House leadership postponed a vote on the Senate-passed payroll tax cut package, opting to take up the bill Tuesday instead.
House Republicans emerged from a two-hour strategy session unclear whether votes would proceed this evening as originally planned or be delayed. But at a news conference following the meeting, leadership said the vote would take place Tuesday.
Following the meeting, Speaker John Boehner said, “Our Members believe we passed a reasonable, responsible bill ... [and] our Members do not just want to punt.
“We’re here, we’re willing to work, we will appoint conferees and we hope the Senate will appoint conferees,” the Ohio Republican added. “We outright reject the attempt by the Senate to kick the can down the road.”
Members were confident that whenever the votes come, they will dispose of the Senate-passed payroll tax bill and attempt to enter into conference with the Senate.
According to Republicans in attendance, their conference meeting today was partially a pep rally and partially a discussion about strategies moving forward.
GOP leaders pushed for their members to continue to stand firm against the Senate, with Majority Whip Kevin McCarthy (Calif.) at one point telling them, “We are at a point where we have to hold and turn the tables on them.”
Numerous rank-and-file Republicans also harshly spoke out against the deal that Senate Minority Leader Mitch McConnell (R-Ky.) cut with Democrats, including Rep. Virginia Foxx (N.C.), who quipped, “The piece of manure that they sent over here is not worthy of our consideration” to cheers from her colleagues.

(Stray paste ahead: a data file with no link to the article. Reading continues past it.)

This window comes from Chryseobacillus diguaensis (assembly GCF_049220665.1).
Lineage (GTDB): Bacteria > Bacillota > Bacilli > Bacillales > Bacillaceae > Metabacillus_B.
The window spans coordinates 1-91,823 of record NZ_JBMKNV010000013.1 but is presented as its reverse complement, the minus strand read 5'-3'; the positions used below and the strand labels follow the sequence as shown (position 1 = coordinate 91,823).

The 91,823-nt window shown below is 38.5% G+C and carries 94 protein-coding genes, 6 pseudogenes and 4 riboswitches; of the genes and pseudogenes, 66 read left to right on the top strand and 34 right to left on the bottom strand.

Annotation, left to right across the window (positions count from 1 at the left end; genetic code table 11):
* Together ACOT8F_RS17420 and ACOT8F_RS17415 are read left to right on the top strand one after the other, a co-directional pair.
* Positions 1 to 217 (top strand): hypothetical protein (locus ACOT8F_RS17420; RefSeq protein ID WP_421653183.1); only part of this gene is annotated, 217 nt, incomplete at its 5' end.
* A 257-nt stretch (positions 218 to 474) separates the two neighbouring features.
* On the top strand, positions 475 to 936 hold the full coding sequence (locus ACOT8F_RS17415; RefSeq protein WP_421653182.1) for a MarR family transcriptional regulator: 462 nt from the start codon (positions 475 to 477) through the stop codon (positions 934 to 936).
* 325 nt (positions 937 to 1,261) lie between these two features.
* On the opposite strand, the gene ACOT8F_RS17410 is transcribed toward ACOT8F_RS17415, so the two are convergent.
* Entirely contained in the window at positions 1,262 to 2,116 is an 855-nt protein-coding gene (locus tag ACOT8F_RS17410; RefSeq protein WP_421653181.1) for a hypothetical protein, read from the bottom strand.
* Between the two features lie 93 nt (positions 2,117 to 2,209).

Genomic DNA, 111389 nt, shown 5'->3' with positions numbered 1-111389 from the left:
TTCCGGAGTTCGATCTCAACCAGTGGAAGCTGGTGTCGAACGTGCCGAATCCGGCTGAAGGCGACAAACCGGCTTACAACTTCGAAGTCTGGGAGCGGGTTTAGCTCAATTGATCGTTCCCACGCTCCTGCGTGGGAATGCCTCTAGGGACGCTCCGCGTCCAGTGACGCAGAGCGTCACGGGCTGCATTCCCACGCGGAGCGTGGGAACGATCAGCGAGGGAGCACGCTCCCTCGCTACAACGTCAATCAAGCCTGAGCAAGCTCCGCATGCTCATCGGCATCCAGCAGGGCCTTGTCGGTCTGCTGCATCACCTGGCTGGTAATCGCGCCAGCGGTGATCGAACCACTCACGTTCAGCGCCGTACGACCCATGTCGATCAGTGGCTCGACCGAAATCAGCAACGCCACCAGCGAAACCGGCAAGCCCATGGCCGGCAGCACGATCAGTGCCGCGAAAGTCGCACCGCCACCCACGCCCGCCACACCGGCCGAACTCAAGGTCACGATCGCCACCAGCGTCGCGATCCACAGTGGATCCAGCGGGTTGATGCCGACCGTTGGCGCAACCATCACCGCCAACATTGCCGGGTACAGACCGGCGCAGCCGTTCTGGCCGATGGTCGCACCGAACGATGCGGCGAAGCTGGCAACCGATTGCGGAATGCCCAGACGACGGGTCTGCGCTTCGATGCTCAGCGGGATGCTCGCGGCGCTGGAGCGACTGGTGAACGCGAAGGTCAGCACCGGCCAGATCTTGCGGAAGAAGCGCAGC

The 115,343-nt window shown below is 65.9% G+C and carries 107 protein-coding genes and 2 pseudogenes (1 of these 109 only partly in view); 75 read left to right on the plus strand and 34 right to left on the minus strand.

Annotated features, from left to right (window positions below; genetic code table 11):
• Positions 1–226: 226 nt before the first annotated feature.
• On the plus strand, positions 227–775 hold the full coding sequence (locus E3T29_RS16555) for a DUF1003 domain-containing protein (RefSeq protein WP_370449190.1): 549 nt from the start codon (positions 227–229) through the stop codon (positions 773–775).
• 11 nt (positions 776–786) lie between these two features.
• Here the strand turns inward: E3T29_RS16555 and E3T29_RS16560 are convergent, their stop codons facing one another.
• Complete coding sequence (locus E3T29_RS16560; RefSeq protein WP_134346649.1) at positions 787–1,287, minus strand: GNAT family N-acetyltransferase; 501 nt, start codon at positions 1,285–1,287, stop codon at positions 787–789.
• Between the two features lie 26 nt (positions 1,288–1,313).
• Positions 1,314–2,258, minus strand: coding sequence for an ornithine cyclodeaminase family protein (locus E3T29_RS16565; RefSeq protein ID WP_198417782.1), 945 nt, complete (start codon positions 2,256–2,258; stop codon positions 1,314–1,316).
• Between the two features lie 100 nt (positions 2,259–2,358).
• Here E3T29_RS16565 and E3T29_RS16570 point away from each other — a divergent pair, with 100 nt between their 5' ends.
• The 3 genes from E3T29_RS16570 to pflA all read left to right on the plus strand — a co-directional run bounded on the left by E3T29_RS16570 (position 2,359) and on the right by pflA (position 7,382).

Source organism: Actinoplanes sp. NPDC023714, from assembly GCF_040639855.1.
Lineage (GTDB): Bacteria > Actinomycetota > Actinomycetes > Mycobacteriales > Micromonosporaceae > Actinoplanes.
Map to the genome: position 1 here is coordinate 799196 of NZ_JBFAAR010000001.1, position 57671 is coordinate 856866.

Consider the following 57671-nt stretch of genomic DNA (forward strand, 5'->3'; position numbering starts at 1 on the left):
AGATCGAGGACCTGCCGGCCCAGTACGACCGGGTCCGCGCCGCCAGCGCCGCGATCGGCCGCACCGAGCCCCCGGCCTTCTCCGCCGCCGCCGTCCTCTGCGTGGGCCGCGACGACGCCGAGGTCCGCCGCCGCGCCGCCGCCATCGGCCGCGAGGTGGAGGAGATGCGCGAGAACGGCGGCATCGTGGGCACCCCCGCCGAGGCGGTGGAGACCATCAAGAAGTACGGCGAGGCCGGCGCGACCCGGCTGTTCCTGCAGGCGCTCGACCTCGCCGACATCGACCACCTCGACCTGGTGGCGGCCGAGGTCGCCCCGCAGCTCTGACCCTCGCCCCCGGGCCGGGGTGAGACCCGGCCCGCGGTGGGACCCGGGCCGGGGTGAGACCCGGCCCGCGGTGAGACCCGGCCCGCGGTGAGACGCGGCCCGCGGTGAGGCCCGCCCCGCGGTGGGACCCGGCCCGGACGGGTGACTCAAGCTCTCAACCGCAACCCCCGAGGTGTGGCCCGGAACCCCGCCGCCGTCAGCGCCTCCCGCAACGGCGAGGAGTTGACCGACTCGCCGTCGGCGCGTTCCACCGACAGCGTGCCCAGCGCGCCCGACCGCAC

Although many members of the Conference were hoping to wrap up work this evening, Republicans said enough lawmakers raised concerns about voting late at night that leaders decided to vote Tuesday during the day.
Additionally, leadership indicated to Members that it would look to provide them with a way to cast a yes vote Tuesday and not force them to vote against the bipartisan deal. Although at press time it was unclear what that meant, leaders were reportedly discussing using an unorthodox procedure in which they forgo the normal vote on a motion to concur with the Senate deal and simply consider a vote to appoint conferees as counting as disapproval, aides said.
Republicans were also expected to vote on a majority resolution that will be offered after the procedural votes are completed.
That resolution, worded in harshly partisan language, is nothing more than a reiteration of the bill the House passed last week that the Senate changed.
Republicans were unified in maintaining they were simply following regular order.